UPMC Offers Post-Race Advice to Pittsburgh Marathon Runners
PITTSBURGH, April 29, 2010 – Running a marathon (or even a half marathon) is no easy feat for the body and requires special post-race care. UPMC Sports Medicine, the medical sponsor of the Dick’s Sporting Goods Pittsburgh Marathon, recommends the following tips to optimize recovery:
Recovery Begins At The Finish Line
The following advice can help you jump-start the marathon recovery process – as soon as you finish the race.
- If you feel ill or injured at the finish line, ask to be escorted to the medical tent.
- Examine your feet and body after the race. If you have a severe blister, do not try to treat it yourself. Experts in the medical tent are trained to properly treat blisters.
- You must continue to walk after finishing the race. Move for at least 20 minutes. This simple action greatly assists your body in the recovery process.
- Slowly drink fluids that contain salt and carbohydrates (such as sports drinks and fruit juices) as well as water.
- Even the most experienced marathon runner can run into post-race complications. Ask someone to meet you at the finish line and stay with you in case you need help.
After the race, follow these steps when you get home (or to your hotel).
- Continue to drink water, sports drinks and other liquids.
- Move around periodically to remain loose.
- In addition to carbs, your post-race meal should be high in protein to help your muscles rebuild and recover. Consider eating a steak, potato and vegetables or chicken and vegetables over rice.
- Avoid bathing in hot water after the race. Stick to a lukewarm bath or cold shower.
- Will alcohol be part of your post-race celebration? You must eat a proper meal and adequately hydrate your body before picking up the beer, champagne or margarita!
- Sleep and nap as much as possible after the race. Rest is vital to allowing the body to repair itself.
The Weeks After The Race
Keep in mind the following advice for the weeks following your marathon.
- If you feel well enough, take a short, slow run of about one to two miles the day after the marathon. This will help in muscle stretching and recovery.
- For the week after the race, avoid eating those energy bars and gels that helped you through training. Treat yourself to sit down meals, complete with fresh fruits and vegetables.
- Learn from your experience. Take note of what works for you and plan ahead so that you can improve your performance in future races.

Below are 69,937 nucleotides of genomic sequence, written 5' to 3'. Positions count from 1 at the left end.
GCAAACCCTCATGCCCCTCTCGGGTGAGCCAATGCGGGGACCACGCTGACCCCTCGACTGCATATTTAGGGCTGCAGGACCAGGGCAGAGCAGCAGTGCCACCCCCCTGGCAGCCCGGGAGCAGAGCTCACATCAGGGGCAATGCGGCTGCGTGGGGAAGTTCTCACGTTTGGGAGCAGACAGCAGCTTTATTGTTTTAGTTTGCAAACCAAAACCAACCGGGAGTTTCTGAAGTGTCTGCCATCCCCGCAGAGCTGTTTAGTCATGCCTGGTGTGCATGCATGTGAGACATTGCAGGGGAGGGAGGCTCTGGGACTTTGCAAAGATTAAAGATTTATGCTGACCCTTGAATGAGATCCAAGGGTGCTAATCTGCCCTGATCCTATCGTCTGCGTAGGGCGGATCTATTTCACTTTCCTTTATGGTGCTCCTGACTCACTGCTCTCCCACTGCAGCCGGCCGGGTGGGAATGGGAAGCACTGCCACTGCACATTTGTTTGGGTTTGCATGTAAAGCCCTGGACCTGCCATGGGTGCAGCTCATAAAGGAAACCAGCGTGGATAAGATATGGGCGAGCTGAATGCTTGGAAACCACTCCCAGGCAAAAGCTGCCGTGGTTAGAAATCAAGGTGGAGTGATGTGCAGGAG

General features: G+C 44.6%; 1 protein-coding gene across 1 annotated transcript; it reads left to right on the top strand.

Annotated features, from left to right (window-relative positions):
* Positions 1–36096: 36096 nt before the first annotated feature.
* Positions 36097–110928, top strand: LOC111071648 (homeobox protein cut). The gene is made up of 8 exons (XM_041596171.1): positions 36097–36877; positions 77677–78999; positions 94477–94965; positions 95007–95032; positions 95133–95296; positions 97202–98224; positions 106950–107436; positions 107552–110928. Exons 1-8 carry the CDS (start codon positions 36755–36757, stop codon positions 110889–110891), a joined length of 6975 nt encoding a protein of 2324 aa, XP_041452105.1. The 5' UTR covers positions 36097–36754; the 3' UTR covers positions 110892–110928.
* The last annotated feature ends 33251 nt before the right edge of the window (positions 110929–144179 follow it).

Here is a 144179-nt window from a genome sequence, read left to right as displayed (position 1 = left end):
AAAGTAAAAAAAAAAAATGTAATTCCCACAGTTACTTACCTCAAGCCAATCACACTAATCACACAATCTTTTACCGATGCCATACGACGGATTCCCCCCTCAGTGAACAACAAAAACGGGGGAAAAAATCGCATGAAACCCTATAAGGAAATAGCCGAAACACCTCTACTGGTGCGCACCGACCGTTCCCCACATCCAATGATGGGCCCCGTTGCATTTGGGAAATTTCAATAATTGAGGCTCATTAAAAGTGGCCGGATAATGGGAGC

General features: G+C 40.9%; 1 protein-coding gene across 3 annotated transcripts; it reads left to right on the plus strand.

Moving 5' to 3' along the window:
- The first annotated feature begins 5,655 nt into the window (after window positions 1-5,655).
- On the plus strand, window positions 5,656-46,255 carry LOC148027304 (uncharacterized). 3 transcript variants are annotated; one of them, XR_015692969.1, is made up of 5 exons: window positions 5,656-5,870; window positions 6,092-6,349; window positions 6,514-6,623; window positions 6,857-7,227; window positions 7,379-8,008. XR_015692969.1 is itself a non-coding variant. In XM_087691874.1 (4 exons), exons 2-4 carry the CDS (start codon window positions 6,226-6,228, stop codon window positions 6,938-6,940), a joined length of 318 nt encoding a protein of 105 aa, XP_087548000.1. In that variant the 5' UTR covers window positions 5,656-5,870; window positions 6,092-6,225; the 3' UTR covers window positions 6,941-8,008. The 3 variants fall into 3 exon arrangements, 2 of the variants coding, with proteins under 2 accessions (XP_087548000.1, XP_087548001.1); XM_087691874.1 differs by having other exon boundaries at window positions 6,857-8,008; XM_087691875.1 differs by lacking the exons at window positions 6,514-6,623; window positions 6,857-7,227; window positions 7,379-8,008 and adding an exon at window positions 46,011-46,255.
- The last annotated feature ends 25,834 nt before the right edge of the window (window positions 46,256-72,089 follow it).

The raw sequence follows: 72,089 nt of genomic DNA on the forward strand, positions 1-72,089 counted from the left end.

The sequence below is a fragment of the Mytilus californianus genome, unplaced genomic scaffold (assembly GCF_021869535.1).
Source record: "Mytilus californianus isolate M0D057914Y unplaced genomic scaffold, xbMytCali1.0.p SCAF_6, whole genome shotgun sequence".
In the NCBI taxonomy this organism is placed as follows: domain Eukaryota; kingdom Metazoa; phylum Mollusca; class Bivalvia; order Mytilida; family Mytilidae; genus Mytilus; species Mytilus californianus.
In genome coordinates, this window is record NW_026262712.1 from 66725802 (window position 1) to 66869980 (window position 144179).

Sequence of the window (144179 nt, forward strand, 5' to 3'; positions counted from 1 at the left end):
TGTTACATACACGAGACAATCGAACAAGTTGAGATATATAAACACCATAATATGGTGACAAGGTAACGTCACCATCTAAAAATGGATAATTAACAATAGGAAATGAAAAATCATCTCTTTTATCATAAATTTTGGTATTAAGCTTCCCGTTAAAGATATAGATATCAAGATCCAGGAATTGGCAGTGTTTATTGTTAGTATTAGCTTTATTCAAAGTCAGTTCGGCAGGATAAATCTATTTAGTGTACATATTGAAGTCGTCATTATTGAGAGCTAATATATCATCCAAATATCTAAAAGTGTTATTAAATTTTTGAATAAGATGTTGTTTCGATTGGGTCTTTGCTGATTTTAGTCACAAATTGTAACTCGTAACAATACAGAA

- Avoid competitive long-distance races for at least two weeks after the marathon.
Managing Aches And Pains
Aches and pains are common post-race ailments. Learn how to handle them properly and when to seek professional attention.
- Apply ice to relieve pain in joints or soft tissues.
- If pain continues, take the recommended dosage of a pain reliever, such as ibuprofen (Motrin®), naproxen (Aleve®) or acetaminophen (Tylenol®) at least six hours after the race.
- Consider scheduling a sports massage for the week following the race.
- If you continue to experience pain and/or stiffness for more than a week after the race, contact your doctor or a sports medicine specialist for a medical evaluation.
Visit UPMC Sports Medicine’s marathon-running website for tips on marathon training, preparation and recovery. For additional training tips and other information about UPMC Sports Medicine’s involvement in the Pittsburgh Marathon, as well as real-time updates from the medical tent on race day, follow UPMC Sports Medicine on Twitter.
As medical sponsor of the Dick’s Sporting Goods Pittsburgh Marathon, UPMC Sports Medicine provides free training seminars for marathon participants, as well as medical support along the race course and at the start and finish lines. With UPMC’s Department of Emergency Medicine, UPMC Sports Medicine will assemble a team of medical volunteers from UPMC, other local hospitals, the City of Pittsburgh’s Bureau of Emergency Medical Services and other local EMS departments to provide medical care to the thousands of runners on race day. UPMC is the official medical provider for the event, as it has been since the first Pittsburgh Marathon in 1985.